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Tactical High-Energy Laser Utility Study (THELUS)

The Air Force Research Laboratory [AFRL] is testing new directed energy weapon (DEW) technology in a virtual computer simulation environment. Scientists are testing the DEW technology without the expense or safety precautions that result from building the weapon and testing it in a real-life situation. Computer simulation eliminates the need to build the weapon and incorporate it into an existing airframe; therefore, AFRL can greatly reduce expenses and eliminate danger that might result from working with powerful lasers in the real world.

In an effort to investigate the effect of a high-energy laser in air-to-air combat, in 2006 AFRL performed a Tactical High-Energy Laser Utility Study (THELUS) in a virtual simulation environment. As a follow-on to a previous test, AFRL scientists performed simulated tests of air-to-air engagement involving two aircraft versus four. For the test effort, six tactically rated pilots divided into two teams: red and blue. To acquire baseline data, the researchers first provided both teams with identical weapons and sensors; they later modified the blue team configuration to include the directed energy weapon (DEW), while the red team retained its conventional weaponry.

In order to determine the DEW's effects on the mission, the researchers altered two distinct characteristics of the DEW throughout the test scenarios, changing the maximum sensor range (which determines how far pilots can see with the DEW) and the thermal budget (which determines how long pilots can fire continuously). The testing determined both survivability and mission success under the altered conditions. Pilots using the DEW were able to survive longer despite altered conditions. Furthermore, DEW utilization resulted in a greater probability of at least one pilot surviving the mission.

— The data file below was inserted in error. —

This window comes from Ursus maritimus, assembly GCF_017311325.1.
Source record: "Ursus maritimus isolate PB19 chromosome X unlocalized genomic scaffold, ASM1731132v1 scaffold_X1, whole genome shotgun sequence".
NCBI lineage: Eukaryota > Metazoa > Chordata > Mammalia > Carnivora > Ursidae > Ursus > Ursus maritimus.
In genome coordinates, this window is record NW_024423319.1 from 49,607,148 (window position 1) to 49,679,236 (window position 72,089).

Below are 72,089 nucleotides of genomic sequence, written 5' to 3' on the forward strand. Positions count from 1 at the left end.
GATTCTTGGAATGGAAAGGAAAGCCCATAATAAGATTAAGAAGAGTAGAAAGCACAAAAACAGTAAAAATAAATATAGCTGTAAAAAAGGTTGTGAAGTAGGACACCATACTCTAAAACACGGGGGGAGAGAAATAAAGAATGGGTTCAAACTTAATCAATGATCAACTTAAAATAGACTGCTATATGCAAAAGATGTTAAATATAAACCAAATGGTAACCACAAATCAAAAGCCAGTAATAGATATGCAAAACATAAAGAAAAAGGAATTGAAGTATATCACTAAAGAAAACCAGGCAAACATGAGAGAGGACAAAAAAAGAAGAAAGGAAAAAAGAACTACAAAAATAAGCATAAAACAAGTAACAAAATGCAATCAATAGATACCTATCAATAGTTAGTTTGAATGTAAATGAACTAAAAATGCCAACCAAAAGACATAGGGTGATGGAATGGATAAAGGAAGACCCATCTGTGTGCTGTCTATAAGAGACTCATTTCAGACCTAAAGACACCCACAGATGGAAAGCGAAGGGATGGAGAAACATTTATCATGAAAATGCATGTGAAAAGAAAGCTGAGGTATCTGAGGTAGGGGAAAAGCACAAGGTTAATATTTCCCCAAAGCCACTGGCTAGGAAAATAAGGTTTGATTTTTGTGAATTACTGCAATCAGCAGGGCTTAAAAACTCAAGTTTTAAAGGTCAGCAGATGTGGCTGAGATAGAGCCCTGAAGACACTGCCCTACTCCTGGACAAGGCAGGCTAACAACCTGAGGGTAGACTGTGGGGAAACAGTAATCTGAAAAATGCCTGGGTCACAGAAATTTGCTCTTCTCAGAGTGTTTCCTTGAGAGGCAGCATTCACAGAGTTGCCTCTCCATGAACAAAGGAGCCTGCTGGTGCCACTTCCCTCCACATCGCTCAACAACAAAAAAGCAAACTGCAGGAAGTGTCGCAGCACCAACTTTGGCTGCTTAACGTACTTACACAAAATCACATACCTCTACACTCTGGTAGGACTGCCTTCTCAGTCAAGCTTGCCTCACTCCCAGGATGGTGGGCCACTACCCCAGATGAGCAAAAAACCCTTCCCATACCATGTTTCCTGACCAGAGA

AFRL demonstrated a computer model of a DEW-equipped tactical aircraft operating in a simulation environment. The laboratorys Tactical High-Energy Laser Utility Study team integrated the DEW model into a simulation environment and evaluated the DEWs ability to destroy incoming threats. Engineers created the DEW model using technology and documentation supplied by AFRL and other government and nongovernment sources.

AFRLs simulation environment comprises an advanced suite of simulation tools that simulate a real-time, virtual environment. AFRL plans to evolve the simulation so that pilots can interact and manually target threats. Eventually, pilots will manually fly in a simulated engagement of two aircraft against four aircraft.

After conducting an initial engagement utilizing only conventional weapons, engineers will conduct a final combat simulation in which the two-aircraft team will be outfitted with DEWs, and the four-aircraft team will retain its conventional weapons. This engagement will better assess the DEWs performance against conventionally equipped aircraft.

AFRL is working to improve the simulation, developing new display and control mechanisms to help pilots use the DEW to target threats, while developing power and thermal management subsystems for the aircraft model.




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